That Kerala has recorded over 1,000 cases thrice in the last four days, is a reminder that the virus is not going away anytime soon.
Guest workers delay peak in states
However, states like Jharkhand, Murthy said, may peak at a later time as the virus began to spread only after the return of guest workers from COVID-19 hubs like Mumbai and Delhi.
“In states like Jharkhand, Chhattisgarh and parts of Eastern Uttar Pradesh, the peak will take much longer. The peak would be somewhere towards the end of September or October for those states which had low reporting earlier,” he said.
Murthy’s assessment specially holds true in the case of Bihar and Uttar Pradesh – two of India’s biggest migration pools.
As noted in an earlier article, Bihar and Uttar Pradesh had very low rates of infection in comparison to their populations until April 30. That date holds a major significance in India’s lockdown story because the Central government began running special trains to ferry guest workers from the next day. Consequently, the numbers of COVID-19 cases began to rise in these two states.
In terms of numbers, Bihar just had 425 confirmed cases of coronavirus on April 30. It now has 36,314 cases of coronavirus. Percentage-wise, this translates to a whopping 8,444 per cent rise in cases. Moreover, Bihar continues to lag behind in testing its population, with just 4.42 lakh tested so far.
Uttar Pradesh does not fare any better. The state has 63,742 confirmed cases of COVID-19. This figure was just 2,211 on April 30. So, there has been a 2,780 per cent rise in the total cases of coronavirus. Notably,eastern UP, economically backward and sending more migrants to West and South India, became the new cause for concern after the influx of guest workers. Varanasi, in eastern UP, is the third-biggest corona hub in UP after the Lucknow-Kanpur urban agglomeration.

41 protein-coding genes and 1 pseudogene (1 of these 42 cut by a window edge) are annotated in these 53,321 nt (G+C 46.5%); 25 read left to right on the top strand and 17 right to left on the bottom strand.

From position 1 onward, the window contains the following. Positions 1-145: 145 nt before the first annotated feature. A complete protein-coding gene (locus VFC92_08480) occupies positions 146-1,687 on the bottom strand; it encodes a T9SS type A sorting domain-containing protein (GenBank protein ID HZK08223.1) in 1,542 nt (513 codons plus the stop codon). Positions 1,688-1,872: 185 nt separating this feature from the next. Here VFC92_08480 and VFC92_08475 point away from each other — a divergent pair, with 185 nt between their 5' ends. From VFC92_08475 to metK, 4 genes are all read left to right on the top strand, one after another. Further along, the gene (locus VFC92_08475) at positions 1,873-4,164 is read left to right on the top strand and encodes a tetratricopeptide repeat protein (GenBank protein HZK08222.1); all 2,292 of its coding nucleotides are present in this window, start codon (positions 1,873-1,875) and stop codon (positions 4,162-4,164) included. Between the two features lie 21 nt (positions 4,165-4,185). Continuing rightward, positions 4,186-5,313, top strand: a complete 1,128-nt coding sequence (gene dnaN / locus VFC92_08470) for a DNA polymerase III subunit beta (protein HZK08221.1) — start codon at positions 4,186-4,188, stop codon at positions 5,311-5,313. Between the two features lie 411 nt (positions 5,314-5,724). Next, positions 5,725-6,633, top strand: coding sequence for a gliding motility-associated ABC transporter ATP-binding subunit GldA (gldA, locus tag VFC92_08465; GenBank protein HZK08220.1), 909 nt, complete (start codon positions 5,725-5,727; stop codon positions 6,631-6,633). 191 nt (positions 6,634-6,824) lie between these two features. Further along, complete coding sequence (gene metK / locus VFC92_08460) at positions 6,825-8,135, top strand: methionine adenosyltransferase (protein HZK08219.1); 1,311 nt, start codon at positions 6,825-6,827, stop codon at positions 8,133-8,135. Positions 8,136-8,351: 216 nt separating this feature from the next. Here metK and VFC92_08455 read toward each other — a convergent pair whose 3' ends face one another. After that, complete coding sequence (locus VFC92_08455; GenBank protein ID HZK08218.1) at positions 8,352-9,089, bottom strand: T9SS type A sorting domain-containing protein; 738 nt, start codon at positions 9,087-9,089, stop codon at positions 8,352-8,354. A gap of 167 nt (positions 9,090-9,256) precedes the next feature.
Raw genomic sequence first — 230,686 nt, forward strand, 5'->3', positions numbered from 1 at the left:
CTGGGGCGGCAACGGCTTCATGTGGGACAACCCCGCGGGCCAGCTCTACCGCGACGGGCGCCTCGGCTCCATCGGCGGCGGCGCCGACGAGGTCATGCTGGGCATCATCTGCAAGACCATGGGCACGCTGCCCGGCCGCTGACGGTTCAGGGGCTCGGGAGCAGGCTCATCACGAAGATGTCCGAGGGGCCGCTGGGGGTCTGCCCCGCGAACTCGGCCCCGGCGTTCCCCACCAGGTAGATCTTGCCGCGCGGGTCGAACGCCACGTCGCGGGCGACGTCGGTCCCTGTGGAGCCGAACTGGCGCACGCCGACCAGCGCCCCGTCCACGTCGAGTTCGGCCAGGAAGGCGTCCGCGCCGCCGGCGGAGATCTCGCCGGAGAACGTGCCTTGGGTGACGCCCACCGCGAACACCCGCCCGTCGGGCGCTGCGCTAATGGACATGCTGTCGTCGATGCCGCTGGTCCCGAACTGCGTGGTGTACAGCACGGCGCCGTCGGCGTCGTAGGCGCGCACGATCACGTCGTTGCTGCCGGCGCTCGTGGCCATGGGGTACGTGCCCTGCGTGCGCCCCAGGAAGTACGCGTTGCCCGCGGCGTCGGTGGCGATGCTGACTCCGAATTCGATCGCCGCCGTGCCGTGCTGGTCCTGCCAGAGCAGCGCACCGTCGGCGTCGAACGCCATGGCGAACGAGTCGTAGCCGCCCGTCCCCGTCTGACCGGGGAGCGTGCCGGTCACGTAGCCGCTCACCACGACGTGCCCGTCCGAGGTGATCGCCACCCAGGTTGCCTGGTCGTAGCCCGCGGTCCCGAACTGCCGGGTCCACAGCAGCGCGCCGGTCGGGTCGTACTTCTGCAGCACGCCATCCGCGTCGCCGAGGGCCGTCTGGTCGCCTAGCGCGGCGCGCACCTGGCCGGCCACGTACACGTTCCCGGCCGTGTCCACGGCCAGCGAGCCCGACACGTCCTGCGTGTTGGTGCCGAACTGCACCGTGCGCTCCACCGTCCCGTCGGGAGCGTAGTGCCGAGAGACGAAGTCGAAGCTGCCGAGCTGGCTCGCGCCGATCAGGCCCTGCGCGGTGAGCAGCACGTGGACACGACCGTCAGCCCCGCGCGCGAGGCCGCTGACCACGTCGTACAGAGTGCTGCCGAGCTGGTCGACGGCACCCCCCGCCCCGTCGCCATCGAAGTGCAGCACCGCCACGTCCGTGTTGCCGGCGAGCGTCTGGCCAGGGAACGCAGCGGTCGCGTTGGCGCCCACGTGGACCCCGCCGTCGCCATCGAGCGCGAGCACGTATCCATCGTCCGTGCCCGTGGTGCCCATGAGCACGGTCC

Chhattisgarh is an interesting case. The state just had 40 cases on April 30 but now has nearly 7,000 cases – a massive spurt of over 17,000 per cent in less than three months. Interestingly, the state was being hailed for its effective lockdown before returning guest workers undid the gains.
Delhi to see an early peak
On Saturday, Delhi CM Arvind Kejriwal declared victory against the COVID-19 pandemic but said the battle is far from over. He said in the last one month, the number of coronavirus cases in Delhi has gone down,deaths have reduced, recovery rate has improved and positivity ratio has lowered.
There is truth to Kejriwal’s statement. The number of coronavirus cases in June rose by 319 per cent but only by 48.27 per cent in the 25 days of July. Most likely, the growth rate will still be in two digits by the end of July, when Murthy predicts the city-state’s corona cases will peak. The recovery rate, too, has improved from 66.79 per cent on June 30 to 87.29 per cent on July 25.
Thus, one may even infer that Delhi, aided by superior medical infrastructure and testing facilities, may already be in the peak stage and the coming few weeks could see a further reduction in the total number of cases.
But implicitly, Murthy may have also reinforced the notion that urban areas equipped with better infrastructure can ward off epidemics better than underdeveloped regions.
Long story in short: India has to brace for a long haul before the only peak in people’s minds will be the snow-clad Himalayan peaks.